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foreign policy, which i think trump hasn't, and maybe sees himself in one of these physical side categories would like to talk about, translating policy exactly the way the president sees things is often very difficult. and so there is some explanation for why some something touchind some happen because although trump was quite vehement in his, as chris laid out, in his criticisms of the last 30 years or so of foreign policy and all the people who have worked on foreign policy in those years, there's a lot more continuity than there is change in the first three years of trump presidency. he hasn't relinquished any formal alliance. he hasn't removed u.s. troops for many garrison, slipping out 1000 troops in syria doesn't quite cut it plus he also quadruple the number of troops in syria in his first two years in office and also loosen the rules of engagement so the
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bombing campaign could be wrapped up by orders of magnitude, quite frankly. so isolationism doesn't fit there. he's embraced native. he welcomed the 29th nato member, montenegro, and possibly macedonia will be the 30th. offered as a major non-nato status. most of his big foreign policy efforts have not been, have not had the characteristics of someone who wants to retreat from the world or up in the sort of the basis of u.s. foreign policy. but he is done a lot of learning on the job so a lot of things he wasn't familiar with and, therefore, learned or was told when he came in office, that is changed things. he has a lot of indifference to foreign policy. he cares most about his domestic political power and foreign policy is situated in subordinate to that. he has a lot of political character russians that just
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makes sense. think about the syrian withdrawal again. he has constantly described this withdrawals bring the troops home, inking endless wars. that's not true but it's good for him politically. so first it was just a relocation of about 50 u.s. soldiers from north syria, to the rest of syria, and that was withdrawing 1000 troops and putting them in a rack and qatar in saudi arabia and so on. shuffling around troops in the middle east is not exactly restraint or isolationism. and thirdly, or fourthly, he has had to compete with a very strong consensus of american engagement and leadership even within his own cabinet. he was pretty reluctant to continue on with the afghanistan war. i think you don't need any kind of special degree to see the things have gone pretty badly there, and it's time for us to maybe rethink the approach. almost two decades and the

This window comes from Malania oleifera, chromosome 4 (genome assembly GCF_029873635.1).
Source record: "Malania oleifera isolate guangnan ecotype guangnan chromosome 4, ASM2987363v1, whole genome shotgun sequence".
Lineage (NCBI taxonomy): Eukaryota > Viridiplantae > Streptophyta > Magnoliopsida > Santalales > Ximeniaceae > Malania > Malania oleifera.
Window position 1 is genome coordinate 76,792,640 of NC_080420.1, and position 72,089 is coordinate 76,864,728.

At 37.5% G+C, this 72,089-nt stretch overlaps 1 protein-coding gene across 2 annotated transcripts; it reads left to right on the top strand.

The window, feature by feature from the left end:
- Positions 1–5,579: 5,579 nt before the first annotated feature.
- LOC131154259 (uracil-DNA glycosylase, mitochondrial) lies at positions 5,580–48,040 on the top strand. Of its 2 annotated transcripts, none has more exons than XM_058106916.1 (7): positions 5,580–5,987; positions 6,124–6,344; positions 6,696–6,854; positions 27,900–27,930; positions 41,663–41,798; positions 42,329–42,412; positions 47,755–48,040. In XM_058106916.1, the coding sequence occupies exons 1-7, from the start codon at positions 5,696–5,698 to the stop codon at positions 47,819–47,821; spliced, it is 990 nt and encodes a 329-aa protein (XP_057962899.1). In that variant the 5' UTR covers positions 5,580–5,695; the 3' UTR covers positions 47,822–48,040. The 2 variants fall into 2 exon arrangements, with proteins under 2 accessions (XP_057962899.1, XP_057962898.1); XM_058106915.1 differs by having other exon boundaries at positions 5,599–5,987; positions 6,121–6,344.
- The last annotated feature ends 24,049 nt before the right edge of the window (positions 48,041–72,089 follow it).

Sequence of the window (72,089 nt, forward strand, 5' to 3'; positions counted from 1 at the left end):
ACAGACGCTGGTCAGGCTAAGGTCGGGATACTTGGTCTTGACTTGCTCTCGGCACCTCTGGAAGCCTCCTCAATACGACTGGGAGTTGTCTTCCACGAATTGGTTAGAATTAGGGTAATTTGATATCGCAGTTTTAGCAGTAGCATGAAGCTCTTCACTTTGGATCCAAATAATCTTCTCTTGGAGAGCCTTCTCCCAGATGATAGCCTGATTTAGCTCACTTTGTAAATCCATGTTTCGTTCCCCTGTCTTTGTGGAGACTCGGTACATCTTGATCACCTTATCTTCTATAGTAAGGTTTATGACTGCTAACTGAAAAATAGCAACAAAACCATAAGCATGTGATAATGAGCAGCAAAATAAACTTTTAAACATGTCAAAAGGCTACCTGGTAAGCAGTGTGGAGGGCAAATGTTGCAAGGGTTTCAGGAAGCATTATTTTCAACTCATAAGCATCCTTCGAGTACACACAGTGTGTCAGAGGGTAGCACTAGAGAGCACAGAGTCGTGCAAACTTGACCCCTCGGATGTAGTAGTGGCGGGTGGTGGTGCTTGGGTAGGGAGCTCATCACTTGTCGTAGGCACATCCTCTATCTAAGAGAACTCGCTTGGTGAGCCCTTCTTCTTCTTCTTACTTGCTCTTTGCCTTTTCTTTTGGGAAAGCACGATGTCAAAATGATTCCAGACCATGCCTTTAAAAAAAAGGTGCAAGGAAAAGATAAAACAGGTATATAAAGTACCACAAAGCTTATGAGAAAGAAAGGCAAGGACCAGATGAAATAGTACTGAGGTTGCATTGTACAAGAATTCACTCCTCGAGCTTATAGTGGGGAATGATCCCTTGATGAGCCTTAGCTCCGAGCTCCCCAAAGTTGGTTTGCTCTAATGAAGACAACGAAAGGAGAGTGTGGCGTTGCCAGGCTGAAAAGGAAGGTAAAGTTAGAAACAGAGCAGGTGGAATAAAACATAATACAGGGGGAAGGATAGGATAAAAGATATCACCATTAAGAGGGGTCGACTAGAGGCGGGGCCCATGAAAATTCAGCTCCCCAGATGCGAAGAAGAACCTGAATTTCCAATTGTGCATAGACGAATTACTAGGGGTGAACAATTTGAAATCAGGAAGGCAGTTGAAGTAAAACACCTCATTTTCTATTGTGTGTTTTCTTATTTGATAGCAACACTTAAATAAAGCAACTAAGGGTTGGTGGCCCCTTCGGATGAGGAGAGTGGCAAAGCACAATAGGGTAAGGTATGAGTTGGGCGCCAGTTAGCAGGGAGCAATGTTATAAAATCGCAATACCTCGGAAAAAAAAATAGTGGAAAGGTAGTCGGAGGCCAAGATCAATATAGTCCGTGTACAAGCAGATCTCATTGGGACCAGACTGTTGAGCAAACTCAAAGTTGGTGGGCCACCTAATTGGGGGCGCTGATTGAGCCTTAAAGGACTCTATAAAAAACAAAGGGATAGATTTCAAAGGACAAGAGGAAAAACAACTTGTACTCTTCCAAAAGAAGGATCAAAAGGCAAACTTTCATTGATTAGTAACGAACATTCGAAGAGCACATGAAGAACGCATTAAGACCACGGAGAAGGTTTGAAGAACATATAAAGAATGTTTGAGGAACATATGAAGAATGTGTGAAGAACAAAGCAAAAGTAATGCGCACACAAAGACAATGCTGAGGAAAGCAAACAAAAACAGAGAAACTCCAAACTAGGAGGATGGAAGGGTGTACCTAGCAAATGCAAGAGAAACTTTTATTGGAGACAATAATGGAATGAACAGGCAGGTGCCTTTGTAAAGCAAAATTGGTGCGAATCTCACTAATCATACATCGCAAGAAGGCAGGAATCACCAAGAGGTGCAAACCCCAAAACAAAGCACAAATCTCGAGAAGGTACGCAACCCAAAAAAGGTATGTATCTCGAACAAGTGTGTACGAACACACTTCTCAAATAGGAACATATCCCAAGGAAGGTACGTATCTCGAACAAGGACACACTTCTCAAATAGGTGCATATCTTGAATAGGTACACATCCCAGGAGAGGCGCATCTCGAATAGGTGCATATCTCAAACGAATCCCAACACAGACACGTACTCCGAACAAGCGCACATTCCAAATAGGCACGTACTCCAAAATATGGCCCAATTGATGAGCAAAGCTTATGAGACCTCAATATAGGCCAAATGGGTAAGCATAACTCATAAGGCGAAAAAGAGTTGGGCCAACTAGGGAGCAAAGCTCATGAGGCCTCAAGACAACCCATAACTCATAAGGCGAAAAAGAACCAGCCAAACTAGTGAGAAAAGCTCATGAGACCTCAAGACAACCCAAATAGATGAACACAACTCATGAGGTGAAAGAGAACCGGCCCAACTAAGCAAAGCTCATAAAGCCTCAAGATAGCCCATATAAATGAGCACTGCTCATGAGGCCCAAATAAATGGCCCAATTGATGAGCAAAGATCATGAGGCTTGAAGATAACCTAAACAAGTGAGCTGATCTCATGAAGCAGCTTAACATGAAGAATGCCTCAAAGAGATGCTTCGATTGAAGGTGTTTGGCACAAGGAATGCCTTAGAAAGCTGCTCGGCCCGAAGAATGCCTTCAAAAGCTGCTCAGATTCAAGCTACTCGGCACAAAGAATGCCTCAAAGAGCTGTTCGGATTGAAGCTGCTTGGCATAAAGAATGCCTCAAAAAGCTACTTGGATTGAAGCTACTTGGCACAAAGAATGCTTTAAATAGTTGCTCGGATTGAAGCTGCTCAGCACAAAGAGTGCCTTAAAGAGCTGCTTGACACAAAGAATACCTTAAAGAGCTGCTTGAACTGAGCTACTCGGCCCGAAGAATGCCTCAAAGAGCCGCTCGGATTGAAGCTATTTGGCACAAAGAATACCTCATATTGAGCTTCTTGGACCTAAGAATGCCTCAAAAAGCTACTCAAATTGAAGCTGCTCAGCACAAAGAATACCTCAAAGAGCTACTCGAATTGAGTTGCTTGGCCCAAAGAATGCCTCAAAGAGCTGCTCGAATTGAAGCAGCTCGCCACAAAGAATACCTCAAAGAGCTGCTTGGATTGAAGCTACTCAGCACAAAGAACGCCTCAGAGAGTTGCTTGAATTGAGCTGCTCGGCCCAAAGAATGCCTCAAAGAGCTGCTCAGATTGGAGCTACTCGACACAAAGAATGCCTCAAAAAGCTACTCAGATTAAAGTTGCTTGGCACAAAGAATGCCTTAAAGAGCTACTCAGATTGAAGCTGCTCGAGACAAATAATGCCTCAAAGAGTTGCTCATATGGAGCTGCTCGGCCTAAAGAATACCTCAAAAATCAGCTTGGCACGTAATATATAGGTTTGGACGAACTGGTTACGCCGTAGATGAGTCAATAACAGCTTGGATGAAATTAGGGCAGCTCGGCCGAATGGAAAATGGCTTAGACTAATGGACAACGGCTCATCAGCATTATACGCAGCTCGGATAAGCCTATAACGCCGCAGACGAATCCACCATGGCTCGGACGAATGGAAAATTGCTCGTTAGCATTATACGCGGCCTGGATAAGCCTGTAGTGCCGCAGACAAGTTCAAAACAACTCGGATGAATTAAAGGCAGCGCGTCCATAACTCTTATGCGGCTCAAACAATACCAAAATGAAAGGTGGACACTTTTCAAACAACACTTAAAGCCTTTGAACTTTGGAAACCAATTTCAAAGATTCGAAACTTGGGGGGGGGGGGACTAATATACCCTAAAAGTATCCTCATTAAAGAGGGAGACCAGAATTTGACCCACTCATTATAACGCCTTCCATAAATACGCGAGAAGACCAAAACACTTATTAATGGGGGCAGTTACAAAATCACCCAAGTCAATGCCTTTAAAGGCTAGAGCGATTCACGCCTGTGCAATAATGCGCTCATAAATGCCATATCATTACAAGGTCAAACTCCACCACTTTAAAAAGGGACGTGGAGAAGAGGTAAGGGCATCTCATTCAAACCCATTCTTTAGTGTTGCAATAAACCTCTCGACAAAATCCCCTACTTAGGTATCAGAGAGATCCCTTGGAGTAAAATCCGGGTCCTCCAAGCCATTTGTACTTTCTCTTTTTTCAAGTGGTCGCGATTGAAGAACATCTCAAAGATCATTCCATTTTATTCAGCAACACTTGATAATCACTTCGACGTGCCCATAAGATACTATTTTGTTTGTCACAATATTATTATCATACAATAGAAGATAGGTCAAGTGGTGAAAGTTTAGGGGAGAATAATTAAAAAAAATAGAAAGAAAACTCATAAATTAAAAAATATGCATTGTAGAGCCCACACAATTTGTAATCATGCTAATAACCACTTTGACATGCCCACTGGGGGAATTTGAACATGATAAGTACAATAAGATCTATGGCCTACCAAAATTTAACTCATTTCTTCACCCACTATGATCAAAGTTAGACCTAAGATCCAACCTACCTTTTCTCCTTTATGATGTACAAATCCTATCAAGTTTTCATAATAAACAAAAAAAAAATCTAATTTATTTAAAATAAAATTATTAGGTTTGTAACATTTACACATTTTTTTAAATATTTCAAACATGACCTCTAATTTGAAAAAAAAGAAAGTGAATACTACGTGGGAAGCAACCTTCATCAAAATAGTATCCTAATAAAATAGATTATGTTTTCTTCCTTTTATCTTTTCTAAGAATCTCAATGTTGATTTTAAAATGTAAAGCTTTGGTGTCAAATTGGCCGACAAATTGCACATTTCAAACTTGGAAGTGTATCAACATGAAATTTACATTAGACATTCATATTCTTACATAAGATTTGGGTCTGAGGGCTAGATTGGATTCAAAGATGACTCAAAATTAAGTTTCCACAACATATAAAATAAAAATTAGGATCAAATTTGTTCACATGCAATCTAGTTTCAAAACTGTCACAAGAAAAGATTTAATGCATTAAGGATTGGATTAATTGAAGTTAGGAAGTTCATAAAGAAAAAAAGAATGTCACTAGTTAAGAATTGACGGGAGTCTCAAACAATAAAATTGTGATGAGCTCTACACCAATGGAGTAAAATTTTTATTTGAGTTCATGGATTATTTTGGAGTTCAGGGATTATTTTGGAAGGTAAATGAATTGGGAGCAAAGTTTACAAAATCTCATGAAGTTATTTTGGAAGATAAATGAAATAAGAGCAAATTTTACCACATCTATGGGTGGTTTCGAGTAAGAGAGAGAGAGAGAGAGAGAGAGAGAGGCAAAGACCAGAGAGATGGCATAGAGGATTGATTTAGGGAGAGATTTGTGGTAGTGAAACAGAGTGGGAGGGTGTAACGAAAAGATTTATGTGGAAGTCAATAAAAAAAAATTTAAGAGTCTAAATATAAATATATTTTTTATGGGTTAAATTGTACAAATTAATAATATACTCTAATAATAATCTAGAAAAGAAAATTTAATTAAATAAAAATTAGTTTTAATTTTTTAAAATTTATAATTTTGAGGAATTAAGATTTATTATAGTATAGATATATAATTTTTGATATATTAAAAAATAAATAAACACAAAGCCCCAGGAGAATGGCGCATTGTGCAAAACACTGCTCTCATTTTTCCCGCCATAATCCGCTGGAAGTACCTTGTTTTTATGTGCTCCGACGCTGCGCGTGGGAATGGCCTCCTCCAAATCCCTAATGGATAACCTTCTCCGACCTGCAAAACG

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government we set up is horrendous and doesn't have control over most of the country and still fighting the taliban insurgency which is not going away. and you wanted to withdraw from that. he got pushed back. one of the comments from james mattis was reportedly, we have to stay there in order to prevent a bomb going off in times square. that's an absurd spasm of threat inflation but nevertheless, it helped persuade trump to continue the fight in afghanistan. the same with syria. he initially wanted to withdraw in december 2018. he declared in in a tweet thate wanted it done so by the following february, and the bureaucracy into essentially 100% reversing that because we were supposed to withdraw. he didn't do things the right way. its management style or lack there of is an indication he fails to sort of get his cabinet